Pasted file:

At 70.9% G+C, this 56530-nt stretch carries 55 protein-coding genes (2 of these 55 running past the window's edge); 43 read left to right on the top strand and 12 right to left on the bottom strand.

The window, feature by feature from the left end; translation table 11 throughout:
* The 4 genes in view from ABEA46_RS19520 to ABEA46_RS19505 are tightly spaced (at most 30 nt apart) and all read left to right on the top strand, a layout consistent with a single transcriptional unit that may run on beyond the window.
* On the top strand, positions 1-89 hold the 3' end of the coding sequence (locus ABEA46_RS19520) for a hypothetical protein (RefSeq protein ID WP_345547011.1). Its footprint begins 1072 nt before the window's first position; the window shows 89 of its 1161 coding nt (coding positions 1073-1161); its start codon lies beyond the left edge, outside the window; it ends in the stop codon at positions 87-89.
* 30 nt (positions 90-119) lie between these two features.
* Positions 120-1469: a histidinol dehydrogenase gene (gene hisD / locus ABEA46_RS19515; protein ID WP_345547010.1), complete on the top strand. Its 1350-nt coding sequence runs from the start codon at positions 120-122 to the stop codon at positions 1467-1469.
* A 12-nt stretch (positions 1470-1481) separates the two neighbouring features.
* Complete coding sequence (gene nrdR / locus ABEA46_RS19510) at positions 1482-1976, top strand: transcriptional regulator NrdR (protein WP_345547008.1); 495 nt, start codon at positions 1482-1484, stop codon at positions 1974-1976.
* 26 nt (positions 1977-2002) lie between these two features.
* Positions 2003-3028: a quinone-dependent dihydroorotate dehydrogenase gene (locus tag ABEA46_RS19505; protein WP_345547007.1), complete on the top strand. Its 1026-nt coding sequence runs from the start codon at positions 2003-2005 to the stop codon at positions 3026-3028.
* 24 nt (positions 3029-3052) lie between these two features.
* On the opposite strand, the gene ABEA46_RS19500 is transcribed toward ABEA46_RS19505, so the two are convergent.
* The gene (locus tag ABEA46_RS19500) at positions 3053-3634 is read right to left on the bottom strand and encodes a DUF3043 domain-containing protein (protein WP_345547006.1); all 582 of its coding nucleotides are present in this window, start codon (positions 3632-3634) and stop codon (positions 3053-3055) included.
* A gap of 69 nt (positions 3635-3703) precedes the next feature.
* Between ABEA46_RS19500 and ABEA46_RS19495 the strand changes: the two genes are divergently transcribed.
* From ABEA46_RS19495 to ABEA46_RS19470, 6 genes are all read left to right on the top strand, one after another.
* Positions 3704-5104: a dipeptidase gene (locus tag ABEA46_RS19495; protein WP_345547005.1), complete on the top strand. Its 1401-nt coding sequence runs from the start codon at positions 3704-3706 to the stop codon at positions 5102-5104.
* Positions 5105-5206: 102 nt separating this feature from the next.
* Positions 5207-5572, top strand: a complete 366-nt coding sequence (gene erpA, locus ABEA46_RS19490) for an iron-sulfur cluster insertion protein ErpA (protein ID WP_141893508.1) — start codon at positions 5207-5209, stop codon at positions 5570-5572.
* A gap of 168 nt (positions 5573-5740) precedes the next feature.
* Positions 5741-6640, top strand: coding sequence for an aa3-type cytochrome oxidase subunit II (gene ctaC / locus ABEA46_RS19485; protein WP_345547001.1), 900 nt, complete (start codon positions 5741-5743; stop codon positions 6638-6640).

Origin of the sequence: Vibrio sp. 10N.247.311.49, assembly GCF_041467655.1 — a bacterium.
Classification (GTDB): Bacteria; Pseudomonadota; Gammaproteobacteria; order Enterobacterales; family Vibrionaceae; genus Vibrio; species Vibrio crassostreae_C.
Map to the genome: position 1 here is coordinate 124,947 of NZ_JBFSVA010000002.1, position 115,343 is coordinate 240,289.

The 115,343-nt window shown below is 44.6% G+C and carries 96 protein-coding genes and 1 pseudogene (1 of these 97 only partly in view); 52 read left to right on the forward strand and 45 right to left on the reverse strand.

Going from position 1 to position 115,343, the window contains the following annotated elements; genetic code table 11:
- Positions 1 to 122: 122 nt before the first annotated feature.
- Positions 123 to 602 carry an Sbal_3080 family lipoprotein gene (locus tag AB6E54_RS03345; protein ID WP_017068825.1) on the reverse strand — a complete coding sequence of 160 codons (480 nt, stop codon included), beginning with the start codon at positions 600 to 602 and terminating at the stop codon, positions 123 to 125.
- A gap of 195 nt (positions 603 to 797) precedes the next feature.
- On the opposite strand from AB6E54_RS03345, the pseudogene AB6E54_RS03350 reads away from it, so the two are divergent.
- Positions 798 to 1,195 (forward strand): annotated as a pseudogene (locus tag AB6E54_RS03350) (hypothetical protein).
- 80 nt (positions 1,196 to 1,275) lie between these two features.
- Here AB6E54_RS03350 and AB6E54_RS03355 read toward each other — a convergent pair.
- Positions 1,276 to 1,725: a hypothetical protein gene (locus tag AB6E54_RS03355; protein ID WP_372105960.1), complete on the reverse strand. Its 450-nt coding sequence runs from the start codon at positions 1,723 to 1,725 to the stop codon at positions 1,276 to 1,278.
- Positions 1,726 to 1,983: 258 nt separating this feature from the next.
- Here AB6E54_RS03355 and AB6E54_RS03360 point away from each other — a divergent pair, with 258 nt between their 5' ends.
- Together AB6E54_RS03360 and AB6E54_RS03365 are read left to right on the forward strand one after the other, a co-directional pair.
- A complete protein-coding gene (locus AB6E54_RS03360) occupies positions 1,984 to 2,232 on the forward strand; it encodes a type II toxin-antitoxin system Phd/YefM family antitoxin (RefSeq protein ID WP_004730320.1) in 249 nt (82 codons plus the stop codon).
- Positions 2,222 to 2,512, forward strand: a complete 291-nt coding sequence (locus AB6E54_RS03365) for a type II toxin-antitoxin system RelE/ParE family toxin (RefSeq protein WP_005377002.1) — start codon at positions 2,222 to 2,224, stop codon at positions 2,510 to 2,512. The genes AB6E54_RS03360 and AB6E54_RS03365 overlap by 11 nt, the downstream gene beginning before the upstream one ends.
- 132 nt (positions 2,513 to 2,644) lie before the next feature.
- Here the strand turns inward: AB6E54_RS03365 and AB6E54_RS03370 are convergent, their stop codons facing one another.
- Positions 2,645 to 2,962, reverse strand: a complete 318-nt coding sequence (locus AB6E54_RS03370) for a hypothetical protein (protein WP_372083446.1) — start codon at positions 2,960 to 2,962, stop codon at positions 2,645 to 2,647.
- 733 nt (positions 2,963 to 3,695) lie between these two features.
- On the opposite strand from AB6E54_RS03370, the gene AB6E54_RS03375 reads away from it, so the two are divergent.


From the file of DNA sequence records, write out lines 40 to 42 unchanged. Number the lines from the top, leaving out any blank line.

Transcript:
- 132 nt (positions 2,513 to 2,644) lie before the next feature.
- Here the strand turns inward: AB6E54_RS03365 and AB6E54_RS03370 are convergent, their stop codons facing one another.
- Positions 2,645 to 2,962, reverse strand: a complete 318-nt coding sequence (locus AB6E54_RS03370) for a hypothetical protein (protein WP_372083446.1) — start codon at positions 2,960 to 2,962, stop codon at positions 2,645 to 2,647.